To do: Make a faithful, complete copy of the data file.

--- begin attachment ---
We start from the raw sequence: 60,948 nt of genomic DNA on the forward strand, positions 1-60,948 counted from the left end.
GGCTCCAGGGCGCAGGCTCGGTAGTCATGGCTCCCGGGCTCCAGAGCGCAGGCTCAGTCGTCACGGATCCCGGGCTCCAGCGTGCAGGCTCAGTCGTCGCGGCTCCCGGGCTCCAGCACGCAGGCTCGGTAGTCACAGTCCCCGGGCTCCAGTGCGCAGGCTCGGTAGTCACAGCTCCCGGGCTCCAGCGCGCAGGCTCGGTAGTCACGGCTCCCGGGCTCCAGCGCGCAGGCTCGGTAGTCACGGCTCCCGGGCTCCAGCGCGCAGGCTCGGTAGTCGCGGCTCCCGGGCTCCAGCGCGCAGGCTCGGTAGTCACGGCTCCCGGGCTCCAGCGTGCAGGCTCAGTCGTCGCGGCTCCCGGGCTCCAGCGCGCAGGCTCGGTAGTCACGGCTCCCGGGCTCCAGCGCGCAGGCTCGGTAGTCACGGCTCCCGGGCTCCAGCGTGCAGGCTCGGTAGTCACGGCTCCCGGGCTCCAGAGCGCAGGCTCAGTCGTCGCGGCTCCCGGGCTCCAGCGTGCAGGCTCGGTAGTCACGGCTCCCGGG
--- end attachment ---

We start from the raw sequence: 60,948 nt of genomic DNA on the forward strand, positions 1-60,948 counted from the left end.
GGCTCCAGGGCGCAGGCTCGGTAGTCATGGCTCCCGGGCTCCAGAGCGCAGGCTCAGTCGTCACGGATCCCGGGCTCCAGCGTGCAGGCTCAGTCGTCGCGGCTCCCGGGCTCCAGCACGCAGGCTCGGTAGTCACAGTCCCCGGGCTCCAGTGCGCAGGCTCGGTAGTCACAGCTCCCGGGCTCCAGCGCGCAGGCTCGGTAGTCACGGCTCCCGGGCTCCAGCGCGCAGGCTCGGTAGTCACGGCTCCCGGGCTCCAGCGCGCAGGCTCGGTAGTCGCGGCTCCCGGGCTCCAGCGCGCAGGCTCGGTAGTCACGGCTCCCGGGCTCCAGCGTGCAGGCTCAGTCGTCGCGGCTCCCGGGCTCCAGCGCGCAGGCTCGGTAGTCACGGCTCCCGGGCTCCAGCGCGCAGGCTCGGTAGTCACGGCTCCCGGGCTCCAGCGTGCAGGCTCGGTAGTCACGGCTCCCGGGCTCCAGAGCGCAGGCTCAGTCGTCGCGGCTCCCGGGCTCCAGCGTGCAGGCTCGGTAGTCACGGCTCCCGGG